The Foundation for Excellence in Education, an organization that advocates for education reform in Florida, in particular the set of policies sometimes called the "Florida Formula," recently announced a competition to redesign the “appearance, presentation and usability” of the state’s school report cards. Winners of the competition will share prize money totaling $35,000.
The contest seems like a great idea. Improving the manner in which education data are presented is, of course, a laudable goal, and an open competition could potentially attract a diverse group of talented people. As regular readers of this blog know, however, I am not opposed to sensibly-designed test-based accountability policies, but my primary concern about school rating systems is focused mostly on the quality and interpretation of the measures used therein. So, while I support the idea of a competition for improving the design of the report cards, I am hoping that the end result won't just be a very attractive, clever instrument devoted to the misinterpretation of testing data.
In this spirit, I would like to submit four simple graphs that illustrate, as clearly as possible and using the latest data from 2014, what Florida’s school grades are actually telling us. Since the scoring and measures vary a bit between different types of schools, let’s focus on elementary schools.
Half of the points a school can earn are based on measures that tell us virtually nothing about the actual test-based effectiveness of a school.
Elementary schools can earn up to 400 points (out of 800 total) based on the (adjusted) proportion of their students who score proficient or higher in four subjects: Reading, math, writing and science.
There can be no dispute that how highly students score on tests is mostly a function of measurable and unmeasurable non-school factors (e.g., family background, error, etc.), rather than which school they attend. In other words, simple proficiency rates describe student performance far more than they provide any indication of schools’ contributions to it. One useful, albeit incomplete way to illustrate this is to present/calculate the relationship between the rates and key student characteristics, such as poverty. In the scatterplot below, each red dot is an elementary school. The horizontal axis is the percent of students in each school eligible for subsidized lunch, a rough proxy for income/poverty. The vertical axis is the total number of points schools earn from proficiency in these four subjects. The black line is the "average relationship" between these two variables.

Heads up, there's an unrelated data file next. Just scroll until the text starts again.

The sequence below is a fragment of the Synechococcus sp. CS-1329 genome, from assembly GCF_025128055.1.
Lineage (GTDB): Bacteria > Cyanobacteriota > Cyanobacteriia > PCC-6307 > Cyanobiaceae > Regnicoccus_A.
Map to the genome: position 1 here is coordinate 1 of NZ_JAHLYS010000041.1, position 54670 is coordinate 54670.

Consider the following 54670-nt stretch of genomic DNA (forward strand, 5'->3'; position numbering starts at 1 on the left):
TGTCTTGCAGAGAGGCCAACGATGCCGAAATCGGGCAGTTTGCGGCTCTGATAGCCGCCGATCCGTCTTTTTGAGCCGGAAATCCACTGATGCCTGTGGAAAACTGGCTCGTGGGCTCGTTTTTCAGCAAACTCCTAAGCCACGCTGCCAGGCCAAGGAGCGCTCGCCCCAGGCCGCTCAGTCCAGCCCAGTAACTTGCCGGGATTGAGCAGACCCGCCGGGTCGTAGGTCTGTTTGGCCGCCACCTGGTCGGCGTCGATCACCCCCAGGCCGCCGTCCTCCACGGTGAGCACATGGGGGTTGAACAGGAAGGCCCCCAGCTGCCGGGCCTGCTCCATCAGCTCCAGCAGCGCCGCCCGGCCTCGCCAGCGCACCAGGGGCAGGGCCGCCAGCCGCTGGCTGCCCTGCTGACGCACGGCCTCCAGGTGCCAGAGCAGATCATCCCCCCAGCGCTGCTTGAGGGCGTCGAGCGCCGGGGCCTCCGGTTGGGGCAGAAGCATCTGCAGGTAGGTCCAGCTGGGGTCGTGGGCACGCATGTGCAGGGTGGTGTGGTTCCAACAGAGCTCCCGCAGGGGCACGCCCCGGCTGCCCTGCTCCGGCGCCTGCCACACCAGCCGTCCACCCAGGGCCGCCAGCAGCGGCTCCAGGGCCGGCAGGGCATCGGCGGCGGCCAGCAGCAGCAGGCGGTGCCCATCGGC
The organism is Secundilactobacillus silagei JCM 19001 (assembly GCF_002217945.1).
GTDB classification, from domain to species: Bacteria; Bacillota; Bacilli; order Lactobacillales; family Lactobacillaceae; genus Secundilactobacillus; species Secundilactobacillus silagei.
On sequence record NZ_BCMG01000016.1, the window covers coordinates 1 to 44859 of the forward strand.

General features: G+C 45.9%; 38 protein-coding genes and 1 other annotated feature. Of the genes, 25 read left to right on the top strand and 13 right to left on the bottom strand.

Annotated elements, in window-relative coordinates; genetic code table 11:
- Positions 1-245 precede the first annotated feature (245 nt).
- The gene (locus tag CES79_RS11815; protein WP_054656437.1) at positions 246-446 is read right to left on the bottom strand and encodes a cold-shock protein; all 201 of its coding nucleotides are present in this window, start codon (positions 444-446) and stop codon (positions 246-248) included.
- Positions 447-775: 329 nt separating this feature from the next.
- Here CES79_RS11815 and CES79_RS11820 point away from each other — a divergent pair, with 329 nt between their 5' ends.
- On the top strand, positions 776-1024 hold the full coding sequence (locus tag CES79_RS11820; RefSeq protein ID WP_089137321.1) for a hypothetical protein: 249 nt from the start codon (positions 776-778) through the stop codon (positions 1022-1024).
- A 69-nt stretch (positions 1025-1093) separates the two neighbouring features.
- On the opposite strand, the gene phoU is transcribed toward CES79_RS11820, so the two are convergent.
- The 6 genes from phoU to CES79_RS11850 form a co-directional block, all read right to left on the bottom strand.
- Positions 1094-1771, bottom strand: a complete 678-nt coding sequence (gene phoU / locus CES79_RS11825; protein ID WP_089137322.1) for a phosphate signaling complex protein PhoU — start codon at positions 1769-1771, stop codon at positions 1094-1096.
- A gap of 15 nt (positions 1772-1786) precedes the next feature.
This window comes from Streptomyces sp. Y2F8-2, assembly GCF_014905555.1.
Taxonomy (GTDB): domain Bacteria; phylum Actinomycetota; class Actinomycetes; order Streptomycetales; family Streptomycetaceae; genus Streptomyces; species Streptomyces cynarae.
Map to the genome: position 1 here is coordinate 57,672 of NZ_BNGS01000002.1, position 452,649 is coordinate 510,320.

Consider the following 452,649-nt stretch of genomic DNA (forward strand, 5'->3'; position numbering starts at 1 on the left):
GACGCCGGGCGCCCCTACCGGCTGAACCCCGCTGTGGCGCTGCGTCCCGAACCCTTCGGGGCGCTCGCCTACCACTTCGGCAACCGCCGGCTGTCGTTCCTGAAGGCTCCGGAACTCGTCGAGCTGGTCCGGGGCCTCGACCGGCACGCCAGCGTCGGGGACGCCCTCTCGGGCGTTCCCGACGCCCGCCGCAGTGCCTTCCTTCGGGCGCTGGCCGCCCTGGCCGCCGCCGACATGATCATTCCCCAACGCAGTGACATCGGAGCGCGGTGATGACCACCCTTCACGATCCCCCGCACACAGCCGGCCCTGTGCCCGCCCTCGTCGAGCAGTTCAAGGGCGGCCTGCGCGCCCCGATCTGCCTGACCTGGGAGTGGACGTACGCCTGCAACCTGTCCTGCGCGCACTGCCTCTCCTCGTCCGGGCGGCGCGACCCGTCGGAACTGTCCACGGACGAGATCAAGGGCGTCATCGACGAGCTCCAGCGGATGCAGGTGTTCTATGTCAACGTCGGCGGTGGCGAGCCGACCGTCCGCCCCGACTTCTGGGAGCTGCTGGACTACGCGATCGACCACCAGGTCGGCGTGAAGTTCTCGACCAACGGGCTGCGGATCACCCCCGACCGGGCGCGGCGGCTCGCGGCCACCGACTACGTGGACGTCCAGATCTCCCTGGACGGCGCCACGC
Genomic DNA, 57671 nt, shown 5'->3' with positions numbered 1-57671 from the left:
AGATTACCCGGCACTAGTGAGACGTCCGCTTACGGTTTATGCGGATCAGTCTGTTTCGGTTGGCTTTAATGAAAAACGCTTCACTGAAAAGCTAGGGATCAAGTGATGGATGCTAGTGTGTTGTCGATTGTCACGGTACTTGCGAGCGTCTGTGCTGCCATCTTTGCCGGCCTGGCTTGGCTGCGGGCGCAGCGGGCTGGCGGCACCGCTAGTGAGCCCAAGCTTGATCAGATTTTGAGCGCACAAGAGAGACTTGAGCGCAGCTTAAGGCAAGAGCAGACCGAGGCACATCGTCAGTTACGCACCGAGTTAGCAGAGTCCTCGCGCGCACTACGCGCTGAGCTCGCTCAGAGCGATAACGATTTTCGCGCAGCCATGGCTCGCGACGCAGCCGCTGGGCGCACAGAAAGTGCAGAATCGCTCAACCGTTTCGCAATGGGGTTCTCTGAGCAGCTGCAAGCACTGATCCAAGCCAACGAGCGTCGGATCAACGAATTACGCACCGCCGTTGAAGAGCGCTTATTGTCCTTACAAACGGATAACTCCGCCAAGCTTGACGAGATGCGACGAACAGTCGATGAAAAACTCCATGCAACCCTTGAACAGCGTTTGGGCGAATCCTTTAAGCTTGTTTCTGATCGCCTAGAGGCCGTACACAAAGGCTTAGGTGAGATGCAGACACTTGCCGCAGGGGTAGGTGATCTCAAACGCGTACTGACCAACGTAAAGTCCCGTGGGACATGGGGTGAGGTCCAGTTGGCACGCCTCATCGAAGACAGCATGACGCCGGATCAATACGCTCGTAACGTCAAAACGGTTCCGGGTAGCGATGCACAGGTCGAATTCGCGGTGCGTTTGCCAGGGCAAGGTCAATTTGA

There is a rather strong bivariate association between poverty and proficiency points (and it would be even stronger but for the relatively weak correlation between poverty and writing rates). With relatively few exceptions, schools with low poverty rates earn between 300-400 points, whereas virtually all of the the poorest schools receive between 100-300 points.
If the newly-designed reports are to improve the interpretation of these measures, they should be presented and/or visualized as student rather than school performance indicators, which can be useful in identifying schools serving large proportions of students who need extra assistance (or, for parents, schools in which their children would be surrounding by higher-performing peers).
Another 25 percent of the grades are determined by two "gains" measures that, by their design, are quite redundant with proficiency rates, and thus provide only vague information about schools' actual (test-based) effectiveness.
Implemented and interpreted properly, growth models are a viable, though inevitably imperfect option for gauging actual school effectiveness (in raising test scores). In Florida, elementary schools can earn a total of 200 possible points for the percent of all students “making gains” in math and reading.
The problem with these measures is that the state counts students as “making gains” if they make progress OR if they were proficient or advanced last year (in this case, 2013), and remain proficient or advanced the next year (in this case, 2014), without moving down a category. This means that schools with high proficiency rates have a huge advantage (the correlation between "gains" points and proficiency points is about 0.67), and these two “gains” measures are themselves associated with student characteristics such as poverty. You can see that in the second scatterplot, below.
The correlation, of course, is not as strong as that between proficiency and poverty, but there is a significant relationship between school poverty and “gains” points. With relatively few exceptions, the schools with the lowest poverty rates score highly, whereas poorer schools tend to receive lower point totals.